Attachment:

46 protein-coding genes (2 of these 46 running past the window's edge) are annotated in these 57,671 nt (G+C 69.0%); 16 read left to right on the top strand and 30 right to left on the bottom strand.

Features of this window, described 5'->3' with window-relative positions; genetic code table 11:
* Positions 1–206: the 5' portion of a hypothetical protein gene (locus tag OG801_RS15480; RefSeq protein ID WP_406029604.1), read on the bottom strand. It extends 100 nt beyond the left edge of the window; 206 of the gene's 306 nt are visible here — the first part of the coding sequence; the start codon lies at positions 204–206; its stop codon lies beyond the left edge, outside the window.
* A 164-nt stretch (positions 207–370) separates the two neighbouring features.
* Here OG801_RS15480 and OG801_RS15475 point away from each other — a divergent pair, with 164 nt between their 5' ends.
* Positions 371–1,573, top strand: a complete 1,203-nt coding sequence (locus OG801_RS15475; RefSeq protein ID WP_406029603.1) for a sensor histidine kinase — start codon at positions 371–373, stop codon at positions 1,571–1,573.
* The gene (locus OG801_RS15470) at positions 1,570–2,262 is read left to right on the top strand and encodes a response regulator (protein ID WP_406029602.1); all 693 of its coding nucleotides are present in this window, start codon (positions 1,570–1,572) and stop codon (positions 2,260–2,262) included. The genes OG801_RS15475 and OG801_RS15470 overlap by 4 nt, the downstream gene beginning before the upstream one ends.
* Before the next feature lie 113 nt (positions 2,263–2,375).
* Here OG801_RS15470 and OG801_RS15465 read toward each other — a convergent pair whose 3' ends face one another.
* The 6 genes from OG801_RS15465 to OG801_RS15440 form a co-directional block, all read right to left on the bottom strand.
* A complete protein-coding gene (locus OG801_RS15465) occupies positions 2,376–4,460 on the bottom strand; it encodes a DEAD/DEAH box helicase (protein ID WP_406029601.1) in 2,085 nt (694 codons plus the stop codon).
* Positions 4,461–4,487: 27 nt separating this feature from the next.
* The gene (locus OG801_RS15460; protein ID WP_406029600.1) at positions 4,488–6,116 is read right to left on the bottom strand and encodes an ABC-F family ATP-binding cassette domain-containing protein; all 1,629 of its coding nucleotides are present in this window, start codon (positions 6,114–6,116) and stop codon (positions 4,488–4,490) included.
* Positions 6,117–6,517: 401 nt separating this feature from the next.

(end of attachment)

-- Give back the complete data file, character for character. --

46 protein-coding genes (2 of these 46 running past the window's edge) are annotated in these 57,671 nt (G+C 69.0%); 16 read left to right on the top strand and 30 right to left on the bottom strand.

Features of this window, described 5'->3' with window-relative positions; genetic code table 11:
* Positions 1–206: the 5' portion of a hypothetical protein gene (locus tag OG801_RS15480; RefSeq protein ID WP_406029604.1), read on the bottom strand. It extends 100 nt beyond the left edge of the window; 206 of the gene's 306 nt are visible here — the first part of the coding sequence; the start codon lies at positions 204–206; its stop codon lies beyond the left edge, outside the window.
* A 164-nt stretch (positions 207–370) separates the two neighbouring features.
* Here OG801_RS15480 and OG801_RS15475 point away from each other — a divergent pair, with 164 nt between their 5' ends.
* Positions 371–1,573, top strand: a complete 1,203-nt coding sequence (locus OG801_RS15475; RefSeq protein ID WP_406029603.1) for a sensor histidine kinase — start codon at positions 371–373, stop codon at positions 1,571–1,573.
* The gene (locus OG801_RS15470) at positions 1,570–2,262 is read left to right on the top strand and encodes a response regulator (protein ID WP_406029602.1); all 693 of its coding nucleotides are present in this window, start codon (positions 1,570–1,572) and stop codon (positions 2,260–2,262) included. The genes OG801_RS15475 and OG801_RS15470 overlap by 4 nt, the downstream gene beginning before the upstream one ends.
* Before the next feature lie 113 nt (positions 2,263–2,375).
* Here OG801_RS15470 and OG801_RS15465 read toward each other — a convergent pair whose 3' ends face one another.
* The 6 genes from OG801_RS15465 to OG801_RS15440 form a co-directional block, all read right to left on the bottom strand.
* A complete protein-coding gene (locus OG801_RS15465) occupies positions 2,376–4,460 on the bottom strand; it encodes a DEAD/DEAH box helicase (protein ID WP_406029601.1) in 2,085 nt (694 codons plus the stop codon).
* Positions 4,461–4,487: 27 nt separating this feature from the next.
* The gene (locus OG801_RS15460; protein ID WP_406029600.1) at positions 4,488–6,116 is read right to left on the bottom strand and encodes an ABC-F family ATP-binding cassette domain-containing protein; all 1,629 of its coding nucleotides are present in this window, start codon (positions 6,114–6,116) and stop codon (positions 4,488–4,490) included.
* Positions 6,117–6,517: 401 nt separating this feature from the next.